HOME |  JOIN |  CULT MOVIES | COMPETITIONS | ADVERTISE |  CONTACT US |  ABOUT US
 
 
Newest Reviews
Willy McBean and His Magic Machine
Robbery
Tag
Never Back Down
Doraemon: Nobita's Little Star Wars
Kriminal
It Comes at Night
Strangled
Mojin - The Lost Legend
Poison Ivy
Celine and Julie Go Boating
Union Station
My Brother Talks to Horses
Storks
Big Sick, The
Phantom Creeps, The
Houseboat
White Dress for Mariale, A
Wall, The
Deadline at Dawn
Batman vs Two-Face
56, rue Pigalle
Mermaid, The
Fear No Evil
Caribbean Dream, A
Nightbeast
Chronicles of the Ghostly Tribe
Human Cobras
Fast & Furious 8
Lighthouse-Keeper's Daughter, The
   
 
Newest Articles
The Whicker Kicker: Whicker's World Vols 5&6 on DVD
The Empress, the Mermaid and the Princess Bride: Three 80s Fantasy Movies
Witching Hour: Hammer House of Horror on Blu-ray
Two Sides of Sellers: The Party vs The Optimists
Norse Code: The Vikings vs The Long Ships
Over the Moon - Space: 1999 The Complete Series on Blu-ray Part 2
Alpha Males and Females - Space: 1999 The Complete Series on Blu-ray Part 1
Animated Anxieties: From the Era of the Creepiest Cartoons
Manor On Movies--Clegg (1970)
Plans for Nigel: The Crunch... and Other Stories on DVD
   
 
  Session 9 Taking Over The AsylumBuy this film here.
Year: 2001
Director: Brad Anderson
Stars: David Caruso, Peter Mullan, Brendan Sexton III, Paul Guilfoyle, Josh Lucas, Stephen Gevedon
Genre: Horror
Rating:  6 (from 4 votes)
Review: The Danvers State Hospital is a mental institution that was closed in 1985 for a number of reasons, one of which being the presence of asbestos in its walls. A group of handymen led by Phil (David Caruso) and Gordon (Peter Mullan) get the job of clearing the asbestos if they can finish the job in one week instead of two. But the large, empty, old building begins to have an unnerving effect on them... what ghosts walk the halls of the asylum?

After the runaway success of The Blair Witch Project you might have expected the horror genre to be revitalised with any number of low budget, shot-on-video chillers, but mostly what we got were a few weak spoofs. However, there is Session 9, which is indeed a low budget, shot-on-video chiller, attempting to do for haunted houses what Blair Witch did for the woods.

Written by the director Brad Anderson and actor Stephen Gevedon, the film sets up a handful of characters, who each begin to show psychological strain as the story wears on. Phil is jealous that Hank has stolen his girlfriend, Gordon is having domestic problems after the birth of his baby daughter, and Mike has put a law career on hold and is now becoming obsessed with abandoned reel-to-reel tapes of sessions with a mental patient who appears to have been possessed by alternate personalities.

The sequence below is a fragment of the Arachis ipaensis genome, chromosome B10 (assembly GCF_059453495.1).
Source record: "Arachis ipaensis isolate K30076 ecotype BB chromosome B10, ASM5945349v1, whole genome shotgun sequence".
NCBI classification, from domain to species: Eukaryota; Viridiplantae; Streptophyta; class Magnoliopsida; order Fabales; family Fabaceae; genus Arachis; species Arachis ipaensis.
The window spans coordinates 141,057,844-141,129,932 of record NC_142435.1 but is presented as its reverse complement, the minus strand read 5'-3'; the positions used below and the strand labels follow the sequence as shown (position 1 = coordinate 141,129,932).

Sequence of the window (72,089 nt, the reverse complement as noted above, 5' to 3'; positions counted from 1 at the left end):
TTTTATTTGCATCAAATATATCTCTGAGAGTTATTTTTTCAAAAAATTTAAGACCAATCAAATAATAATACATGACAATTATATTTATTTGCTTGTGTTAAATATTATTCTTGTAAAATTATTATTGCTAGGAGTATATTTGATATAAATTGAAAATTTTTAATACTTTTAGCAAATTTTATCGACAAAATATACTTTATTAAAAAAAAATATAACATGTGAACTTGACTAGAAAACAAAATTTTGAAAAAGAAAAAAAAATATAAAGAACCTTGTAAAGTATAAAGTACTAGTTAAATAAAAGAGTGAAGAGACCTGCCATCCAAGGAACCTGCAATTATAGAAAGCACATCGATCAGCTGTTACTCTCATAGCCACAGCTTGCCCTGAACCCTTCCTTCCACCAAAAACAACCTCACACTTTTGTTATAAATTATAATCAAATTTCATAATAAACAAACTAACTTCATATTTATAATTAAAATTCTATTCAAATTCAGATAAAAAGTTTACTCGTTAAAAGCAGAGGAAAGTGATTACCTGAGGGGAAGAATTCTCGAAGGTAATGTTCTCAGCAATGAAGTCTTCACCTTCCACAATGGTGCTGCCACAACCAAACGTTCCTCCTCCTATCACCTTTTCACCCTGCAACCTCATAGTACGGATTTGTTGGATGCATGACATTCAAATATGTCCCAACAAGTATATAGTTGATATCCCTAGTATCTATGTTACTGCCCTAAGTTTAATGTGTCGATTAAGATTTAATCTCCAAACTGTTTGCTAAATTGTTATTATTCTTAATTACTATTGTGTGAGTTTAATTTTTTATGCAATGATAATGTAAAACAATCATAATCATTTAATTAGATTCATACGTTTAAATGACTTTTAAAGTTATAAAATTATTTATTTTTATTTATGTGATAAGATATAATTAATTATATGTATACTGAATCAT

As little money has been spent on special effects, the film relies on the considerably creepy atmosphere of the hospital, which itself is enhanced by an excellent soundtrack. Scenes where darkened corridors are investigated are particularly effective, and an air of paranoia is carefully built up where we question the motives of certain characters and just how much truth there is in what they say.

Up until this point the only problem has been the slightly self-conscious conversations, but the ending if Session 9, where it is revealed what is really going on, is a letdown. The mystery is resolved into a horror movie cliché of mental illness (i.e. it makes you kill people) that deflates the tension of the rest of the film. Despite good quality performances from an untrustworthy Caruso and a cracking-under-the-pressure Mullan, and a strong sense of wasted lives, Session 9 lacks imagination in the story department, turning promising material into a missed opportunity. Music by Climax Golden Twins.
Reviewer: Graeme Clark

 

This review has been viewed 6865 time(s).

As a member you could Rate this film

 

Brad Anderson  (1964 - )

American writer and director who made the comedies Next Stop Wonderland and Happy Accidents, before scoring a cult hit in 2001 with the horror Session 9. The similarly spooky The Machinist and solid Hitchcockian thriller Transsiberian followed before television took up most of his time.

 
Review Comments (1)


Untitled 1

Login
  Username:
 
  Password:
 
   
 
Forgotten your details? Enter email address in Username box and click Reminder. Your details will be emailed to you.
   

Latest Poll
Who's the best?
Robin Askwith
Mark Wahlberg
   
 
   

Recent Visitors
Graeme Clark
Andrew Pragasam
Keith Rockmael
Paul Shrimpton
Enoch Sneed
Ian Phillips
Jensen Breck
Paul Smith
   

 

Last Updated: